New book on Japanese history: The Moneylenders of Late Medieval Kyoto, by Suzanne Gay (2001)
H-JAPAN: New book announcement
TITLE: The Moneylenders of Late Medieval Kyoto
AUTHOR: Gay, Suzanne
DESCRIPTION: The Moneylenders of Late Medieval Kyoto examines the large community of sake brewer-moneylenders in Japan's capital city, focusing on their rise to prominence from the mid-1300s to 1550. Their guild tie to overlords, notably the great monastery Enryakuji, was forged early in the medieval period, giving them a protected monopoly and allowing them to flourish. Demand for credit was strong in medieval Kyoto, and brewers profitably recirculated capital for loans.
As the medieval period progressed, the brewer-lenders came into their own. While maintaining overlord ties, they engaged in activities that brought them into close contact with every segment of Kyoto's population. The more socially prominent brewers served as tax agents for religious institutions, the shogunate, and the imperial court, and were
actively involved in a range of cultural pursuits including tea and linked verse.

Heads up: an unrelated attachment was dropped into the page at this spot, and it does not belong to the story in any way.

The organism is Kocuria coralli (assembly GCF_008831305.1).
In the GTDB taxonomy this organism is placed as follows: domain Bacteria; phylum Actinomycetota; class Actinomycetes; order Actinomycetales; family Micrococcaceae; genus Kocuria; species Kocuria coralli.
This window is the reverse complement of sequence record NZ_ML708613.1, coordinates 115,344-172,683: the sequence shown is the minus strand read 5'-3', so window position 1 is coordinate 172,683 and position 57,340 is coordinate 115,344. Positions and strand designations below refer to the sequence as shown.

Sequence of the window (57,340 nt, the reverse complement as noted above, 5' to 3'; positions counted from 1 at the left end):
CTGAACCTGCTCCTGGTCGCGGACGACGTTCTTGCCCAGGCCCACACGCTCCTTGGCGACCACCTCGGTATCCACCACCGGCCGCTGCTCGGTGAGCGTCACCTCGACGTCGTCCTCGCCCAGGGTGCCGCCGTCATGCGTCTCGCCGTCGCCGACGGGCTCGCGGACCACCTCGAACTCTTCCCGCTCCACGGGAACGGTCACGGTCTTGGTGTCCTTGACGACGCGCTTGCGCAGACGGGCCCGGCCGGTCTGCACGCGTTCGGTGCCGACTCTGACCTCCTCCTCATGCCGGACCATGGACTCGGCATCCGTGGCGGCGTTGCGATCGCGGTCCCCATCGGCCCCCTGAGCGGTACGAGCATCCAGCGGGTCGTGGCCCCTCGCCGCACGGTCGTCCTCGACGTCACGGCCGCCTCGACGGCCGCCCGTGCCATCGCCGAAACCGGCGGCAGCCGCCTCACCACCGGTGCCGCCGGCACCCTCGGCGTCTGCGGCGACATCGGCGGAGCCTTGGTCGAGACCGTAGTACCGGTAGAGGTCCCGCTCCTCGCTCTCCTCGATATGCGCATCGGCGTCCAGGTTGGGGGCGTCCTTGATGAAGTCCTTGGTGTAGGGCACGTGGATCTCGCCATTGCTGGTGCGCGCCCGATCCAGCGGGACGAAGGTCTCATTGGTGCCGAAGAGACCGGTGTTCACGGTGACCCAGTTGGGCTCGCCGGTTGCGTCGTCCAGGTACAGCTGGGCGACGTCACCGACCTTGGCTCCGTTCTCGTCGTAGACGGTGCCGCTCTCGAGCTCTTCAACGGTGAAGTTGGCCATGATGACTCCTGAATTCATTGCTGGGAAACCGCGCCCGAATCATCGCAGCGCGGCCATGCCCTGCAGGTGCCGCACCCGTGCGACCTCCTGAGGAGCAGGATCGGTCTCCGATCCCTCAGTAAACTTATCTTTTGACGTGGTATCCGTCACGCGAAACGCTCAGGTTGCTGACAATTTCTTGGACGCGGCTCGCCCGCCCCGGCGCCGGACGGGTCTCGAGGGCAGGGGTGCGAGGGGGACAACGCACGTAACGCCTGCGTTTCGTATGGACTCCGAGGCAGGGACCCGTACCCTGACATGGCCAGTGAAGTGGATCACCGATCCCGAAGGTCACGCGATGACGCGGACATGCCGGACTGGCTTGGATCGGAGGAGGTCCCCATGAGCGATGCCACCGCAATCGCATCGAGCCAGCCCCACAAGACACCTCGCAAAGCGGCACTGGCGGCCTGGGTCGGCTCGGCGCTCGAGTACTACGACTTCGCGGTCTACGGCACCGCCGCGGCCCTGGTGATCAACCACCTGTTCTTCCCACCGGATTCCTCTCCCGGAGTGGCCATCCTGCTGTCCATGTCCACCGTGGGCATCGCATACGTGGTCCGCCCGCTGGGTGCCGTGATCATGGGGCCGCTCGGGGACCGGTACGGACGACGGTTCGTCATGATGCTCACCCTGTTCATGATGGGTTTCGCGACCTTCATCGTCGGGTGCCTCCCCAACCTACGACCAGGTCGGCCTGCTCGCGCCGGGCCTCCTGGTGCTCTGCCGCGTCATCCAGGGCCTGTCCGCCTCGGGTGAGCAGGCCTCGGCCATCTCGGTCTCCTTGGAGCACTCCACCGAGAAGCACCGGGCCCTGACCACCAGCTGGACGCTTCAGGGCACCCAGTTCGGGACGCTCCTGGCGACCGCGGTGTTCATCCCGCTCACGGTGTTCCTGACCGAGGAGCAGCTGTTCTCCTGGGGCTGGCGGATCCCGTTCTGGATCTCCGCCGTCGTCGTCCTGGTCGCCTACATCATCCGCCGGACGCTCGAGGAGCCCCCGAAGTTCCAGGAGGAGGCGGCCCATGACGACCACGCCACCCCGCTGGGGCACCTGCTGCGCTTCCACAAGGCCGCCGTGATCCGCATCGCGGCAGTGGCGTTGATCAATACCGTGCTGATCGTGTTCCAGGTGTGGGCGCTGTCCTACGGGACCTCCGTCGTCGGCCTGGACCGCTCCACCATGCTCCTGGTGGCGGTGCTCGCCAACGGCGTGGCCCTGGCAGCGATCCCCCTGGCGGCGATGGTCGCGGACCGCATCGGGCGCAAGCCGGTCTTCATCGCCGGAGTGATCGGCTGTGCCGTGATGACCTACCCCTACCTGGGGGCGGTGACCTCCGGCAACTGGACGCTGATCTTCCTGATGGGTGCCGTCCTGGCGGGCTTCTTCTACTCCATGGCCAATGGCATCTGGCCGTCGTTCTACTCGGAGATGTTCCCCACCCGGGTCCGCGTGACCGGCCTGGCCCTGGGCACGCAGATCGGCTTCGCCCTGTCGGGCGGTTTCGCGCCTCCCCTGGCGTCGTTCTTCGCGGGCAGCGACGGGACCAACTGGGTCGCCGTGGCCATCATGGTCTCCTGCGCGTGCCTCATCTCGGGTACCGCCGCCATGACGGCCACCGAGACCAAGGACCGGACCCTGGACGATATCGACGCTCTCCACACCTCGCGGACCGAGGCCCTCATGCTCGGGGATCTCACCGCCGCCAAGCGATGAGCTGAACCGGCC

Although the merchants themselves left only the faintest record, Suzanne Gay has fully and convincingly depicted this important group of medieval commoners.
AUTHORBIO: Suzanne Gay is associate professor of East Asian studies at Oberlin College.
REVIEW: "In this impressive work, Suzanne Gay presents a remarkably fluid narrative, piecing together a mosaic portrait from fragments of evidence from many sources. She has brilliantly utilized primary sources ranging from the Ninagawake-monjo, to the various laws and decrees of the Muromachi bakufu, to medieval literature, folk tales, and art as a means of distilling out the verifiable data that survives on the medieval moneylenders. In addition, she provides an interesting and convincing reconstruction of their place in the society and cultural life of medieval Kyoto." --William B. Hauser, University of Rochester.
SUBJECT: Asia; Japan; history; sociology
PUBLISHER: University of Hawai‘i Press
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